Against the pink and blue ribbon campaigns.
Every year, our country explodes in an advertising fever that covers almost all public institutions and private organizations. The fight against cancer. In principle noble and well intentioned, but misguided outside the advertising context. All participants do so to remain valid to the public opinion. Otherwise, they would be criticized by everyone, so we are clear in the irony of our criticism. However, we ask for patience and reach the end of this post before dusting your tridents and torches.
A little history...
The use of ribbons is not new in its current form, although it can be traced to an initiative of artists trying to raise awareness about the AIDS pandemic in 1991, but its use in the West is much older. In our country, we now have nationwide campaigns with pink ribbons for breast cancer and light blue ones for prostate cancer, two of the main cancers in women and men. However, there are worse cancers, much less popular, such as lung and stomach that do not have such well-established campaigns, but that take even more lives.
Cancer, quite the opposite of everything said and repeated in campaigns year after year, cannot be prevented, only detected early. A late diagnosis is almost synonymous with death. ... but, in magazines we read on a daily basis about this or that measure to prevent cancer. Are they wrong?
Yes. Studies are not done in people we know will have cancer, but in groups that share certain common biological characteristics, such as age or gender, but are subject to one or some different environmental factors, such as a dietary or exercise regimen specifically, to then compare statistically which group has less or more cancer.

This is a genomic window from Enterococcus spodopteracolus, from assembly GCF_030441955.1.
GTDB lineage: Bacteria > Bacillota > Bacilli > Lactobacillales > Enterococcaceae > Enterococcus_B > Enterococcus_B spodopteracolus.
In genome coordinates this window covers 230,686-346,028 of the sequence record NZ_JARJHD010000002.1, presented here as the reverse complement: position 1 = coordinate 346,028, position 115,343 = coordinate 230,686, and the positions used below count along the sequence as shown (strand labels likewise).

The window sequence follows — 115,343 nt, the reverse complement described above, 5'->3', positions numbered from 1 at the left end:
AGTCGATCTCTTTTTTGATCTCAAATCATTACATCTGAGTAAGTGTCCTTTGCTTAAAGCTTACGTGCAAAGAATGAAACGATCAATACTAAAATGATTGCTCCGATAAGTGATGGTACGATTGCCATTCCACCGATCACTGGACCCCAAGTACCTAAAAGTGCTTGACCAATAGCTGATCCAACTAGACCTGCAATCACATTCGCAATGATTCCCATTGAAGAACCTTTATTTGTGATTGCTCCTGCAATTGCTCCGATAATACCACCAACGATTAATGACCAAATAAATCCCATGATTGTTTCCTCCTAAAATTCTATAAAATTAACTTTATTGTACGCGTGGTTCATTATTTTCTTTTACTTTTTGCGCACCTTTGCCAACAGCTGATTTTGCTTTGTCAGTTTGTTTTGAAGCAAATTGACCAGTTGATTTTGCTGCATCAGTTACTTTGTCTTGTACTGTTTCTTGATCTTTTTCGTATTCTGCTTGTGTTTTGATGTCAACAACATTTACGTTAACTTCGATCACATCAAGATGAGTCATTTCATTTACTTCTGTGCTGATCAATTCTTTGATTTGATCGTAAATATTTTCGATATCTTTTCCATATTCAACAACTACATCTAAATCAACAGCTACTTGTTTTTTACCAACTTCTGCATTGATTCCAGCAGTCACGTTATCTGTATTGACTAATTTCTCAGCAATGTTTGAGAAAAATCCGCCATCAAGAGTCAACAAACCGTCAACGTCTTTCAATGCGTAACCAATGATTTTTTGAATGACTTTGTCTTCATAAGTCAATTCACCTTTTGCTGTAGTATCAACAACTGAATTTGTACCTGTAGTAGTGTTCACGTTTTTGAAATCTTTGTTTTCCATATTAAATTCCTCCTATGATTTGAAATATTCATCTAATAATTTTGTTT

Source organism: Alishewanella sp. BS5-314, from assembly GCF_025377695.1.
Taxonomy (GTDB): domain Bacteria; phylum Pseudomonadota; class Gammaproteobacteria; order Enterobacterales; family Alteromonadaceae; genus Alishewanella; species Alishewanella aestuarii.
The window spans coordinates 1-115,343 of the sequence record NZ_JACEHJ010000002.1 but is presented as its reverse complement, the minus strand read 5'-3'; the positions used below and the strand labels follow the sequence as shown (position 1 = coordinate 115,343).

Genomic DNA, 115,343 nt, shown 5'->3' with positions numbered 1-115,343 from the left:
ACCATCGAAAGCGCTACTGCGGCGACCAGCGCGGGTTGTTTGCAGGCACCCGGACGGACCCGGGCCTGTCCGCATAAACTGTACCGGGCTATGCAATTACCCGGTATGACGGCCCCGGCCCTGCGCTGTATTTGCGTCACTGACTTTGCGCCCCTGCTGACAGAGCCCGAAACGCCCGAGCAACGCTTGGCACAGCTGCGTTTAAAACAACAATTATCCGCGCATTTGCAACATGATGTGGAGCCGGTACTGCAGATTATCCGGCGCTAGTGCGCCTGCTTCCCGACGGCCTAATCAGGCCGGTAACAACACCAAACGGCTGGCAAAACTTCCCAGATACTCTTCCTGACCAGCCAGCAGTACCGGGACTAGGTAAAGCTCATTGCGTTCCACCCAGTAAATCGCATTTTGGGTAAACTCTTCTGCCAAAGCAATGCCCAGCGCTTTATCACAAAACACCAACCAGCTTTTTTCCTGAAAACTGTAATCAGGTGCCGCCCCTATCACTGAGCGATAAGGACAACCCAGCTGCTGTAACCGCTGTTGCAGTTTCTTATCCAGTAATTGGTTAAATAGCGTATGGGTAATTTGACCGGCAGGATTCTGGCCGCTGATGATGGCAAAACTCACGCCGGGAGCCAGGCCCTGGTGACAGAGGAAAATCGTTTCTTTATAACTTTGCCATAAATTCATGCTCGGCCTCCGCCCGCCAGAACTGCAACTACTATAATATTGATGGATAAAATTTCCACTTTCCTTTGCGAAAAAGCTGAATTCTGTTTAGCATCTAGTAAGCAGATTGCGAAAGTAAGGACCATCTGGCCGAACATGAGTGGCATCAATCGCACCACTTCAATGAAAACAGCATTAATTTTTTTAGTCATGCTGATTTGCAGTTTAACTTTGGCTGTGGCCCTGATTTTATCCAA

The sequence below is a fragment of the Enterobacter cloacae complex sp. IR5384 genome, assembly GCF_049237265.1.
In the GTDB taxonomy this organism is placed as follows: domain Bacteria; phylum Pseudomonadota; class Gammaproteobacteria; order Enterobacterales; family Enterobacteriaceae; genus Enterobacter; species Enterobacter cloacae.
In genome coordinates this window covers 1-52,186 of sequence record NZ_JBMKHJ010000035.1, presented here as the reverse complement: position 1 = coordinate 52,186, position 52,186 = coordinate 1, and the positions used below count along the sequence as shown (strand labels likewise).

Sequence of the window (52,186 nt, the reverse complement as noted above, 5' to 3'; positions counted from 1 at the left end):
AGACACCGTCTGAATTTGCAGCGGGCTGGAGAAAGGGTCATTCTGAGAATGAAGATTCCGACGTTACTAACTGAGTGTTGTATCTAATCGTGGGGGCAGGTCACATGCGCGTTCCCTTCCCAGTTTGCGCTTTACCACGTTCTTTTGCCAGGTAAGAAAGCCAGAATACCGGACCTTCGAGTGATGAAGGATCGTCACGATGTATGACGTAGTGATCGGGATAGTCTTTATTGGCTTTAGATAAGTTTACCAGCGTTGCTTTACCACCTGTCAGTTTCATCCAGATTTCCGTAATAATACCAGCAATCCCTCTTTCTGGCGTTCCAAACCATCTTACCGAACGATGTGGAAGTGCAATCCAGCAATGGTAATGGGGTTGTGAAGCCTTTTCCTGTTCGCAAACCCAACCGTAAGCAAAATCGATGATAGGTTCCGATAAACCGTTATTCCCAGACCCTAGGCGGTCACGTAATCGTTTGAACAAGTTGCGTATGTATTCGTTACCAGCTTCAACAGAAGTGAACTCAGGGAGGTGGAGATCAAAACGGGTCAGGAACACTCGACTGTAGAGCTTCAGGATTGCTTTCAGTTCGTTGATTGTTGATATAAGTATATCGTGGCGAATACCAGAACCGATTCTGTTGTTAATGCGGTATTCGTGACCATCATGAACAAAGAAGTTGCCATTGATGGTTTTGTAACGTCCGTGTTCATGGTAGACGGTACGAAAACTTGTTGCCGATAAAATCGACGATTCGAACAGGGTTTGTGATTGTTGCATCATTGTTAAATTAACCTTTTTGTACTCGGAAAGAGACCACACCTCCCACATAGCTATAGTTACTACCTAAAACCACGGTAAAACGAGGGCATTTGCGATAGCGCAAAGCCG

The other problem is that the articles are taken out of context from a detail of scientific studies, such as the presence of a certain molecule in a food, to promise cure or prevention to its readers. This does not take into account the dose, which can often be toxic, so you have to read it as a curiosity, not as a fact.
And what do we propose?
A few years ago, an initiative of the first lady's office, wasting resources trying an advertising feat. We all criticize the measure, with good reason. However, we turn a blind eye to the spending of different actors on pink or blue items, organizing walks and promotional campaigns for cancer awareness.
The money spent could well be used to supply public hospitals with the necessary supplies to provide the necessary services throughout the year, or for private centers to reduce costs hence facilitating access to such necessary services.
The problem with this measure is that the Panamanian public does not take responsibility for the preventive aspect of their health, but rather they react emotionally to the campaigns or when a family member or friend becomes ill. People are simply not ready to take medical check ups into their agendas, even for their birthdays.
Another point against this is that advertising for breast and prostate cancer awareness represents a form of promotion from which all parties involved benefit ... except patients.
Some final words ...
Many organizations and individuals want to participate in helping cancer patients, starting from a genuine interest. However, the community itself and local governments are not organized in a way that facilitates cooperation. Every year, high school students fulfill an ephemeral social service that has the same function as the campaign we have decided to criticize in this post. The youth's intervention does not change the situation of people in social vunerability at all, and they only seek to meet the required hours to obtain a diploma.
Public offices and private companies also do not have an organized interest to help these cancer patients or facilitate preventive health campaigns throughout the year, so that we are not optimistic that social dynamics will change in the near future to benefit patiens in the entire Republic.
Perhaps all you need is you to get interested, dear reader.
- Hits: 318